Russia: Q&A - Employer COVID-19 Vaccine Policies (Updatd)

Can an employer require compulsory vaccination? If yes, are there any exceptions or special circumstances that an employer must consider?

There are two lists of preventive vaccination in Russia:

  • The National Calendar of Preventive Vaccination; and
  • The Calendar of Preventive Vaccination for Epidemiological Indications.

Vaccination included in the National Calendar is de-facto mandatory for some categories of employees without meeting any additional conditions. In other words, inclusion in the National Calendar itself is sufficient to make it de-facto obligatory for certain categories of employees. These categories are specified in the Decree of the Government of the Russian Federation N 825 of 15.07.1999 "On Approval of the List of Works, the Performance of Which is Associated with a High Risk of Infectious Diseases and Requires Mandatory Preventive Vaccinations" (the ‘Decree”). Based on this Decree, an employer may require compulsory vaccination only when an employee performs work related to high risk of contracting infection (e.g., employees working in educational institutions, in organizations dealing with infections, those working with live cultures of pathogens of infectious diseases, etc.). A compulsory vaccination can therefore be required by an employer only in the limited number of cases as listed by this Decree.

In turn, vaccination included in the Calendar of Vaccination on Epidemiological Indications may become de-facto obligatory only if a chief sanitary inspector of the Russian Federation or respective region adopts a decision on vaccination.

By Order of the Ministry of Health, COVID-19 vaccination has been recently included in the Calendar of Preventive Vaccination for Epidemiological Indications for several categories of citizens. This Order specifies a list of categories of citizens who are to be vaccinated against coronavirus infection "in order of priority". The first level of priority includes, among others, employees of medical and educational organizations and social workers. As mentioned above, vaccination included in the Calendar of Preventive Vaccination for Epidemiological Indications may become de-facto obligatory only if the chief sanitary inspector of the Russian Federation or a chief sanitary inspector of a respective region adopts a decision on vaccination. However, to date, no such decision has been taken yet.

Thus, COVID-19 vaccination currently remains voluntary (including for the listed categories of employees).

Can employees refuse to be vaccinated? How does an employer need to balance its obligation to provide a safe work environment with an employee’s rights?

Yes, employees can refuse to be vaccinated. If they belong to the categories of employees listed in the Decree mentioned above, they may be suspended from work by their employer or excluded from performing tasks connected with high risks of infectious diseases. Otherwise, for any other categories of employees, the employer may only offer them to be vaccinated but they may not be suspended from work if they refuse such vaccination.

In the event of a refusal, can an employee be dismissed for refusal to comply with the employer’s vaccination policy? Will the employee’s refusal constitute just cause for termination?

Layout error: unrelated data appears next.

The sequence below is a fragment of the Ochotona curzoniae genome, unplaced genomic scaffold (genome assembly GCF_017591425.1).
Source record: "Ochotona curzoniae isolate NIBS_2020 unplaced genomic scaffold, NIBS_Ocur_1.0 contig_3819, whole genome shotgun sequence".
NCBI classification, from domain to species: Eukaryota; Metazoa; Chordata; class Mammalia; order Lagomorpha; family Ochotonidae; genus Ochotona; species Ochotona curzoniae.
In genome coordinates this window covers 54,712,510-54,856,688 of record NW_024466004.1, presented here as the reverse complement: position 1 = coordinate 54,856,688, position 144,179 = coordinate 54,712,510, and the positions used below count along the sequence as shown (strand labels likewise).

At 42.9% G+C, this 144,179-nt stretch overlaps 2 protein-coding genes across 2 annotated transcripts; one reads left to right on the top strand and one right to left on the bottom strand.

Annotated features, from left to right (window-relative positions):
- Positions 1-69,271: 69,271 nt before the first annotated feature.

No, according to the applicable legislation, an employee may not be dismissed for refusal to comply with his employer's vaccination policy. However, if the employee belongs to one of the categories of employees indicated in the Decree referred to under question 1 above, he may be suspended from work without pay. In any case, the employee's refusal may not constitute a just cause for termination.

What benefits or accommodations do employers have to make for vaccinated employees?

An employer may only encourage employees to be vaccinated by providing information on the benefits of such vaccination, vaccines currently available, centers of vaccination, etc. But no other measures should be put in place (such as financial incentives) by the employer to motivate its employees to be vaccinated at the risk of being accused of implementing health-related discriminatory measures.

Can vaccinated employees refuse to work in the same vicinity as employees who are not vaccinated?

If vaccination is not compulsory for an employee, then his non-vaccination cannot be the reason for vaccinated employees to refuse to work in the same vicinity. If vaccination is compulsory, it is not up to the vaccinated employees to decide whether they wish to work near a non-vaccinated employee. However, they can approach their employer to ask him to act towards the non-vaccinated employee by suspending the latter from work or by excluding him from performing tasks connected with high risks of infectious diseases, since the employer must provide its employees with a safe working environment.

It must be noted that information on vaccination is considered information on the health of an employee. Therefore, an employer, without an employee’s written consent, cannot distribute information among employees as to who is vaccinated and who is not. Even if an employee provides the employer with consent to process information on vaccination it is advisable to limit this processing to the absolutely required minimum.

In your country, are employers required to provide paid leave for employees to get vaccinated?

Employers are not required to provide paid leave for employees to get vaccinated. However, nothing prevents an employee from applying for paid leave with his employer and using this time off to be vaccinated.

Contributor

Christophe Huet, CMS Russia
christophe.huet@cmslegal.ru

Ekaterina Elekchyan, CMS Russia
ekaterina.elekchyan@cmslegal.ru